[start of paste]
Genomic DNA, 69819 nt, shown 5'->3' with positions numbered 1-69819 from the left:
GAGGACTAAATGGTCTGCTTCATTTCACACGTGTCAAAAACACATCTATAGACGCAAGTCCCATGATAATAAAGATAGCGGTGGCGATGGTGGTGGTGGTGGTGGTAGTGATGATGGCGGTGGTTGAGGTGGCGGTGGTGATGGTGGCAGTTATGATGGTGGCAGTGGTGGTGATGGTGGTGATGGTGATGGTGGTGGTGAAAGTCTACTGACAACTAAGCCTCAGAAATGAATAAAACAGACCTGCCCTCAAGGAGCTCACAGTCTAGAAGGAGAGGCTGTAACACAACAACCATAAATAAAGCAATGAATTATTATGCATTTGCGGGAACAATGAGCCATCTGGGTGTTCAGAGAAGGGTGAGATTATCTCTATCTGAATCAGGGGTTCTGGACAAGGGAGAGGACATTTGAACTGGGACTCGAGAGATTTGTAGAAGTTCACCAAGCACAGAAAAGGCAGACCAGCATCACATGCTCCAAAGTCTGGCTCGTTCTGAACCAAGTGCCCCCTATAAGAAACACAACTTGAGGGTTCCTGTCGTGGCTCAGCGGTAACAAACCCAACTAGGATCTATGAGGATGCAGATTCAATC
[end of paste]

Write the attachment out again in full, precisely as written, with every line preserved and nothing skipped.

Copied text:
Genomic DNA, 69819 nt, shown 5'->3' with positions numbered 1-69819 from the left:
GAGGACTAAATGGTCTGCTTCATTTCACACGTGTCAAAAACACATCTATAGACGCAAGTCCCATGATAATAAAGATAGCGGTGGCGATGGTGGTGGTGGTGGTGGTAGTGATGATGGCGGTGGTTGAGGTGGCGGTGGTGATGGTGGCAGTTATGATGGTGGCAGTGGTGGTGATGGTGGTGATGGTGATGGTGGTGGTGAAAGTCTACTGACAACTAAGCCTCAGAAATGAATAAAACAGACCTGCCCTCAAGGAGCTCACAGTCTAGAAGGAGAGGCTGTAACACAACAACCATAAATAAAGCAATGAATTATTATGCATTTGCGGGAACAATGAGCCATCTGGGTGTTCAGAGAAGGGTGAGATTATCTCTATCTGAATCAGGGGTTCTGGACAAGGGAGAGGACATTTGAACTGGGACTCGAGAGATTTGTAGAAGTTCACCAAGCACAGAAAAGGCAGACCAGCATCACATGCTCCAAAGTCTGGCTCGTTCTGAACCAAGTGCCCCCTATAAGAAACACAACTTGAGGGTTCCTGTCGTGGCTCAGCGGTAACAAACCCAACTAGGATCTATGAGGATGCAGATTCAATC